Aly Spencer is Head of ITT for the Fylde Coast SCITT and teaching schools, and co-chair of a network of ITT providers across Lancashire. She has a special interest in the progress and wellbeing of early career teachers. Here she shares one of her trainee’s teaching dilemmas, along with some tried and trusted advice on assertiveness.

by Aly Spencer
21st October 2019



“I’m taking over a year 9 class next week from my mentor and I have to admit that they’re quite a boisterous bunch! It’s a deliberate addition to my timetable so that I can develop my presence and control but I’m worried that I won’t manage them.”

Seonaid, English trainee

Your training year is an ideal time for you to test your nerve with trickier classes. You are basically ‘borrowing’ them from your mentor this year, so you can trial techniques and use your time to reflect on their effectiveness, safe in the knowledge that you will be giving them back!

Many of my graduates report that their NQT year is far easier when it comes to establishing a strong presence with their students. We could compare it to passing your driving test. Once you have a licence and you’re on your own in your car, without the instructor watching your every move, you simply have to respond on your own and develop your courage. In a few years’ time, you will have the teacher swagger nailed… trust me!

In the meantime, use this year wisely and build the foundations for your own teacher persona. Work out what sort of teacher you want to be.

Pinched from behaviour experts over the years, and mixed with my own experiences, here are my top tips for becoming more assertive.

Be consistent

Expert teachers can silence a room simply by entering it. You can’t be that teacher just yet, but you will get there by being consistent in your approach and watching how people who have banked hours of classroom time do it. Maintain the school’s expectations and know their policies (this is fundamental to demonstrating Teacher Standard 7) but establish your own classroom expectations with students and stick to them as a team. Be open and honest about what you expect from them and what they can expect from you.

On entry, close the gap at the door and welcome them politely with a smile. Don’t expect conformity overnight. It takes time for students to trust that you will follow through. Find out as much as you can about who your students are and what makes them tick, then use that to inform your lessons.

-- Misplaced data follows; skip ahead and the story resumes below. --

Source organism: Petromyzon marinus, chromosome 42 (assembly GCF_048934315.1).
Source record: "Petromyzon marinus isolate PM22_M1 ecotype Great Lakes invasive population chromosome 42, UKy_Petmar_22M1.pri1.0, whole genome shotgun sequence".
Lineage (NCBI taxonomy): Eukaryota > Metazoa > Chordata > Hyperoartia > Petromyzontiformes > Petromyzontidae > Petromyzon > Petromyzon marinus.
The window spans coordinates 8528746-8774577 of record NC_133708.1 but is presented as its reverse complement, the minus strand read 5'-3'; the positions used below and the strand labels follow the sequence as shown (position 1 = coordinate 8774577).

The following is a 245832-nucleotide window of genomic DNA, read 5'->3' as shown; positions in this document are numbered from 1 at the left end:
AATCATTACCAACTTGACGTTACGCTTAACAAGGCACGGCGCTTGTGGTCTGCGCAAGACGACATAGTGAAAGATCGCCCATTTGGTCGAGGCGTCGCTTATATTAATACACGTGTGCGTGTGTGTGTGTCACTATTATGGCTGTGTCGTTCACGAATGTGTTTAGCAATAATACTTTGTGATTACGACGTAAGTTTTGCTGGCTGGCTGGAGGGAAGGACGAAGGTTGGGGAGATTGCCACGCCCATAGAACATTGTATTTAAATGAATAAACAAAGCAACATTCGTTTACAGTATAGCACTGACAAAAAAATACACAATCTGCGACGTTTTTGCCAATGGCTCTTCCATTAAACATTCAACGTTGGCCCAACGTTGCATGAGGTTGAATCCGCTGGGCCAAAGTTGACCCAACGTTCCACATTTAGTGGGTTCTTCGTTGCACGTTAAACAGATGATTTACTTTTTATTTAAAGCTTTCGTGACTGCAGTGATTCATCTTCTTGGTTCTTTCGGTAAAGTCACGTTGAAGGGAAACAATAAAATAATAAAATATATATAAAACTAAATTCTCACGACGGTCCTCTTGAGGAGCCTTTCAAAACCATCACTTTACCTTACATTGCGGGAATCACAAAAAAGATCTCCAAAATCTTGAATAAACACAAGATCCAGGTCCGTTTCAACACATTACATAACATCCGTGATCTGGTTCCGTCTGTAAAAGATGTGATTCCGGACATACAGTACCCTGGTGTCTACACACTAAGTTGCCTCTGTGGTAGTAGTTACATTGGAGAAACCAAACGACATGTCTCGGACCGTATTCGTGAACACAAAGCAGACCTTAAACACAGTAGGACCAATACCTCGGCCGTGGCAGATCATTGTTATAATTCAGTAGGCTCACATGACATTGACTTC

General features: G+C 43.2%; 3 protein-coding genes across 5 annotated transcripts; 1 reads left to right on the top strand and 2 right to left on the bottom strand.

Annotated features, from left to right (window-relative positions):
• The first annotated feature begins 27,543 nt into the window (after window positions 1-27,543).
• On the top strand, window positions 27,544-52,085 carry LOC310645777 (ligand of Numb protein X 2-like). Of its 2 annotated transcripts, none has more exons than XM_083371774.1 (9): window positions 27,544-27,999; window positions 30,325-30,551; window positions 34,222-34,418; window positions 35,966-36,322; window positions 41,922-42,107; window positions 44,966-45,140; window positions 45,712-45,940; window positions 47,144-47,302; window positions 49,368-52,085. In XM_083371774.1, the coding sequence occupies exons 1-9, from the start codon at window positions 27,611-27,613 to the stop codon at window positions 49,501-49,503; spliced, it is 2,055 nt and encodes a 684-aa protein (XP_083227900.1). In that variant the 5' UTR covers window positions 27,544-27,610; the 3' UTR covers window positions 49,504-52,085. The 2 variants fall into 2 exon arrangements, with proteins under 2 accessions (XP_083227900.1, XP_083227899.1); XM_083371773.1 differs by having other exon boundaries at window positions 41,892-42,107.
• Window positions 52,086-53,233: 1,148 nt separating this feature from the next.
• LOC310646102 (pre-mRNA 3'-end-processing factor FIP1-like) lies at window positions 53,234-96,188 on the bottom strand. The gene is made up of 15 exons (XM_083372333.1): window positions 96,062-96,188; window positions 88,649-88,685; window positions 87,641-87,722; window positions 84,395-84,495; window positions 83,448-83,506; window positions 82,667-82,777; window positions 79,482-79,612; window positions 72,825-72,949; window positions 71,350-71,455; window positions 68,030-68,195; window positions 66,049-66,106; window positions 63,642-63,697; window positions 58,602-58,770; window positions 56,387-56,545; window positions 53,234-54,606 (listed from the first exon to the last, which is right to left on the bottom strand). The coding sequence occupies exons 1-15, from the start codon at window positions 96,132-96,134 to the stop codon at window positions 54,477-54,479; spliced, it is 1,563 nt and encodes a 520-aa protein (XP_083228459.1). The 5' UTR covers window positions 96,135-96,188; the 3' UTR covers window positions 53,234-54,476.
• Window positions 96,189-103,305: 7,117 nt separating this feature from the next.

Praise the behaviour you want

Novice teachers are often encouraged to use the consequence system when necessary. This is good advice, but a well-planned lesson with a positive atmosphere should have fewer behavioural issues. Always lead with positive praise and reinforcement. Don’t let your first action of the lesson be a C1. Reward the behaviour you want and thank students for it. You could even try ignoring the behaviour you don’t want and see what happens. Bill Rogers mentions ‘tactical ignoring’ in his work, and I would highly recommend you read about this, but it might contradict your mentor’s practice and could be risky. Use your judgement. Show students that the ones who listen and work hard get your attention.

Keep your cool

When I hear a teacher losing control and resorting to shouting, I imagine my own children on the receiving end of the bellowing, and it makes me sad. We are not in this profession to shout at children; we’re here to teach them and to improve their life chances. If we can’t stay cool, and avoid becoming another child in the classroom, then maybe teaching isn’t right for us? Managing your own state is crucial to becoming a successful, responsible adult in charge of a classroom.

Breathing is important. There are lots of good apps that can help you with this. I would also recommend music, both in your classroom and in your car or at home, as a means of changing your state (and the atmosphere) when things gets tough.

Use your voice

Do not underestimate the power of your voice. Making it slightly deeper when you are addressing a class will lead to better responses. You will notice that in times of stress the pitch of your voice goes higher, and that will have less impact. Practise raising the volume and deepening the pitch without losing control. Your voice sounds very different if you’re smiling compared to if you’re frowning. Trial some different techniques and measure the impact. Non-verbal gestures are important too!

If you’re on placement in a particularly challenging school, or you’re really struggling with a particular class, Bill Rogers suggests we can manage the stressful experience of negative classroom behaviour by reflecting on our own internal ‘self-speech’, which often tells us that students should show us respect. In essence, you need to earn respect from your students just as much as they need to earn respect from you.

 

Reference

Rogers, B. (2015) Classroom behaviour: A Practical Guide to Effective Teaching, Behaviour Management and Colleague Support. SAGE publications.




We use cookies to deliver functionality and provide you with a better service. By continuing to browse our site you are agreeing to our use of cookies. Find out more.

Don't show this message again.